The road ahead for the NPT is a tough one– member states must now move from celebration of the 2010 outcome to the difficulties of implementing it in the 2015 review cycle. There remains widespread discontent over the disconnect between nuclear non-proliferation and disarmament with  many states concerned that there is still great focus on the former and not enough on the latter. The Action Plan does indeed call on the Conference on Disarmament to establish a subsidiary group to negotiate this topic (Action 6), although with the caveat that it must be done in the “context of an agreed, comprehensive and balanced programme of work.” Such a programme of work remains elusive and, thus, so does nuclear disarmament.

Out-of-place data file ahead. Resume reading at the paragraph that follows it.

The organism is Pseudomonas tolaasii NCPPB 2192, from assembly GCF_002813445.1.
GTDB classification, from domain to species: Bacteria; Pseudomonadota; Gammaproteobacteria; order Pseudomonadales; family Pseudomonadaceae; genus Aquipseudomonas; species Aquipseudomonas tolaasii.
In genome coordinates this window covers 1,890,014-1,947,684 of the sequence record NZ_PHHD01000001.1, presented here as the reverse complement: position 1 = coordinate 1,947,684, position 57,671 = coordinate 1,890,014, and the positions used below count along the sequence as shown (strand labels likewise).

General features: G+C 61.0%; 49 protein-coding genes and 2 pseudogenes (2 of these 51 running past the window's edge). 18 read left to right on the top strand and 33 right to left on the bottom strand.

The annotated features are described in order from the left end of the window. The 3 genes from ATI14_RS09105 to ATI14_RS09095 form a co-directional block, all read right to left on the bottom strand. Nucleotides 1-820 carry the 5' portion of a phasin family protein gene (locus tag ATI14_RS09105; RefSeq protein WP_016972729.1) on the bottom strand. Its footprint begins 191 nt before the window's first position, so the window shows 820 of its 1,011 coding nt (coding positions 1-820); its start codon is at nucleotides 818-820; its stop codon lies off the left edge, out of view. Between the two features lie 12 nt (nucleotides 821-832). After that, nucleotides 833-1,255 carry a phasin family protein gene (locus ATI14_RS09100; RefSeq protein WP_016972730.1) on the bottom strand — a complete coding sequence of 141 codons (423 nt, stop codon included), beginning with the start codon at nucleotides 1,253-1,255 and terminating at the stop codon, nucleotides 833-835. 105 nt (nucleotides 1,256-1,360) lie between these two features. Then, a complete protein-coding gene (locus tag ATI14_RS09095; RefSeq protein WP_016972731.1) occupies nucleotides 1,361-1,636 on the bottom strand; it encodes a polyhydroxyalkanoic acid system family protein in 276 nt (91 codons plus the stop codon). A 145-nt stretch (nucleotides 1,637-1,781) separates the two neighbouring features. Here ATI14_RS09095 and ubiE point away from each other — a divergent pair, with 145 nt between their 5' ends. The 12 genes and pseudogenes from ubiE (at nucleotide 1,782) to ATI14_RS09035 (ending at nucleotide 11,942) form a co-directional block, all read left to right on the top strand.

The Action Plan can function as a yardstick against which to measure the three pillars of the NPT– nuclear non-proliferation, nuclear disarmament, and peaceful uses of nuclear energy. This next review cycle will undoubtedly be characterizes by discussion over a focused framework of evaluation of this Action Plan and, ultimately, the full implementation of the NPT’s articles. It cannot be ignored that the NPT represents the only binding commitment to nuclear disarmament in a multilateral treaty and, with its indefinite extension, remains the cornerstone of work towards a world without nuclear weapons. Therefore, the next review cycle represents another step on the ladder towards this goal and must not be wasted.

–Katherine Prizeman